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Why a Formula One racetrack in Zimbabwe is a pipe dream

by Staff reporter
12 Oct 2022 at 18:53hrs | Views
It was all a dream for Zimbabwe to have a Formula One racetrack.

A dream sold by politicians who argued it could be a major tourist attraction, especially if it was built near the country's prime tourism destination, Victoria Falls.

The racetrack was set to be constructed between Victoria Falls and Hwange National Park, two areas which are in the Zimbabwe section of the Kavango–Zambezi Transfrontier Conservation Area (KAZA) that cuts across Zambia, Botswana, Namibia, and Angola.

KAZA is home to almost half of Africa's elephants, as well as an array of other animals such as African wild dogs, hippos, rhinos, lions, buffalo, zebras, crocodiles, and cheetahs.

In July last year, the designs for what was to be called the Zambezi River International Circuit were made public.

They were later submitted to the Fédération Internationale de l'Automobile, the governing body for many auto racing events, including Formula One.

Spectacular

An architect close to the project told News24 the site of the project was 30km east of Victoria Falls along the Batoka Gorge on the Zambezi River, on the border between Zambia and Zimbabwe, downstream of Victoria Falls and 120km upstream of the Kariba Reservoir.

The design was led by the Royal Institute of British Architects and Driven International, sports venue architects and designers with a focus on outdoor sports, driving, and motorsport destinations.

Former Formula 1 driver Karun Chandhok, after a virtual drive on the track, said the course "had a great flow to it. Unlike a lot of recently built tracks that have stop-starts, on this one you can put up a lap with a brilliant rhythm and speed to it."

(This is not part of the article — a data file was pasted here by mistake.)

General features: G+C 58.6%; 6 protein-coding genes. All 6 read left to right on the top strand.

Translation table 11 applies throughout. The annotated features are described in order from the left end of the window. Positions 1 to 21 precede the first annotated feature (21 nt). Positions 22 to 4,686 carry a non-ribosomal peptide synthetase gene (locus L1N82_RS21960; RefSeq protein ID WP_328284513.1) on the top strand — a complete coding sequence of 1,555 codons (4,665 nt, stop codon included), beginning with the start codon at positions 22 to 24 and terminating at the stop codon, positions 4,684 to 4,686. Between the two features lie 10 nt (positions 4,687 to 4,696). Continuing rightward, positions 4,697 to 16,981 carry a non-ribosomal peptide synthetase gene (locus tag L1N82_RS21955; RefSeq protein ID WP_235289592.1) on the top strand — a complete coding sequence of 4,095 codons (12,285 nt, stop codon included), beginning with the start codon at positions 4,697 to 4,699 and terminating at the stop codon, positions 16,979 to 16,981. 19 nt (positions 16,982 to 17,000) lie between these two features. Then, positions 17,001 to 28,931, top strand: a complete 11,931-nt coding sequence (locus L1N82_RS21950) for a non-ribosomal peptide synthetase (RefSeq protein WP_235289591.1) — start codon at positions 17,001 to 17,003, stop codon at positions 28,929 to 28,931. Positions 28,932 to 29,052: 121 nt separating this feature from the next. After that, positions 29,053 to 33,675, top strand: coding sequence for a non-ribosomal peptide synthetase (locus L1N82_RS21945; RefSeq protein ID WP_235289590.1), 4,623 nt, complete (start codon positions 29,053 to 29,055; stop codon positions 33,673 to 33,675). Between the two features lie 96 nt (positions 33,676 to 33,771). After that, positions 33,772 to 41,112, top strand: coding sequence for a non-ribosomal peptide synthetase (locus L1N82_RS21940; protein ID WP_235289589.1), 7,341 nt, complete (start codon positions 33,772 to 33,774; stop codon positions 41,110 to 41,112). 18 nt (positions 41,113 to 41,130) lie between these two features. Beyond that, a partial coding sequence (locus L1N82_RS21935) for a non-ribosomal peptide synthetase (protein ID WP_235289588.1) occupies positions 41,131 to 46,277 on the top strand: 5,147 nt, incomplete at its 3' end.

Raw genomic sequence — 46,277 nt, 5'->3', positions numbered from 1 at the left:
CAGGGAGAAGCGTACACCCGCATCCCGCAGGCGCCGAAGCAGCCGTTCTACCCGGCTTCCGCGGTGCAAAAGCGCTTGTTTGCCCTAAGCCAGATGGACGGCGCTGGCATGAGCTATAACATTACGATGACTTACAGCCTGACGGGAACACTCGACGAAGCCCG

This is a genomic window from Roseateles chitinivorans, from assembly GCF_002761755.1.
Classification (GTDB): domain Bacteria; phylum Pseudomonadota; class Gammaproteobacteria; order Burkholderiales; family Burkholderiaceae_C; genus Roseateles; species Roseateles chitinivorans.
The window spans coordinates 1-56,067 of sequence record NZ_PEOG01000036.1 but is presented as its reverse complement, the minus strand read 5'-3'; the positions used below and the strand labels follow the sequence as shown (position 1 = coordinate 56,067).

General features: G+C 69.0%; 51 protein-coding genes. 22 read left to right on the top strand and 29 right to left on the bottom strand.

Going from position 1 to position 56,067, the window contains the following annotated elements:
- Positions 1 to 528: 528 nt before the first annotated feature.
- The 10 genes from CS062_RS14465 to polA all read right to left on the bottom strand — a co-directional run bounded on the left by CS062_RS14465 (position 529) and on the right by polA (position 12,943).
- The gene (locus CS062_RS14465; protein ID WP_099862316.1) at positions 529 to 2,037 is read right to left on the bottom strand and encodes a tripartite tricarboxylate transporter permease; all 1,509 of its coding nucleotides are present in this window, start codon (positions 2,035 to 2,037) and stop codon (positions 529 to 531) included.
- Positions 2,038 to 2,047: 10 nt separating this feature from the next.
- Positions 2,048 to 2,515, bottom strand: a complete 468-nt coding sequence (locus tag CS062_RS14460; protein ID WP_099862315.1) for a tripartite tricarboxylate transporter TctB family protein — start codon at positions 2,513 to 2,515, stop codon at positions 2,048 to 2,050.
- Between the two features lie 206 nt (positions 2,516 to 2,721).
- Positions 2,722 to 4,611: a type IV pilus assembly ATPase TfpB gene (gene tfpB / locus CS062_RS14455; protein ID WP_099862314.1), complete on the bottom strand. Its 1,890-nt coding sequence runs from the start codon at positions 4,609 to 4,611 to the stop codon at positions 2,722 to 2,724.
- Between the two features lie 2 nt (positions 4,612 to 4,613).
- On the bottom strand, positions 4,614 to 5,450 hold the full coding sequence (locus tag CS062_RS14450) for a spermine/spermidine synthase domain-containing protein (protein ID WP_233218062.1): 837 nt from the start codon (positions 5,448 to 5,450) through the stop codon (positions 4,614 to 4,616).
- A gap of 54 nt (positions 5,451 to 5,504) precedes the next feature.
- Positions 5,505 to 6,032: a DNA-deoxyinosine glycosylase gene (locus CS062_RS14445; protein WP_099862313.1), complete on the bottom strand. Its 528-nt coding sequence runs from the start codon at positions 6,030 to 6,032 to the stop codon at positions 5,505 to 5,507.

Just building a permanent track costs more than R4.6 billion and the whole circuit and complex like the Yas Marina Circuit in the United Arab Emirates costs more than R17 billion.

Dream deferred

At completion, it would have become Africa's only FIA Grade 1 circuit.

Kyalami in South Africa is a Grade 2 circuit that was recently refurbished by Porsche and returned to the international spotlight by hosting a round of the Intercontinental GT Challenge last year after a 37-year absence.

In September, the High Court in Zimbabwe nullified a lease agreement for the land where the racetrack was to be built.

The ruling was in favour of a hundred villagers from the Chibode, Kachecheti, and Nemananga communities, who argued the racetrack would displace them from their ancestral and grazing land.

There were also concerns about the welfare of wildlife in the areas surrounding the proposed circuit.  

A leading tourism expert in Zimbabwe, Clement Mukwasi, told News24 for the project to go ahead, an environmental impact assessment had to be carried out.

"It depends on the mapping of the facility. At all material times when a new tourism facility is introduced in Victoria Falls, a full environmental and social impact assessment is carried out"

He said:

"The results of that exercise point to the direction in which the operation would go. I am certain that animal welfare would be catered for in that context.

Noise pollution can drive elephants away. As such, a possibility of a dwindling population that would cross into the Botswana side of the KAZA is a reality.

Generally, noise pollution makes it difficult for animals to use sound for navigation, finding food, mating, and avoiding predators, affecting many animals' ability to survive.

With that in mind, Mukwasi said that was a matter which should be addressed:

Noise levels are a function of by-laws and statutes. Certain decibels are accepted in Zimbabwe and those are accepted internationally.


"Consideration has to be had to the decibel level of the sounds that the cars would produce, taking into account that we are close to a world heritage site."

Mukwasi added the racetrack was going to put Zimbabwe back on the map as an international tourist destination.

"Sports tourism is an enabler to the recovery of the industry. The Formula One racetrack could be that jump-start that the tourism industry wants right now.
"It puts the whole country onto the map and may lead to the industry's rapid growth. Sportsmen, spectators, and television rights would contribute a significant amount of money toward the $5 billion tourism industry," he said."

Source - news24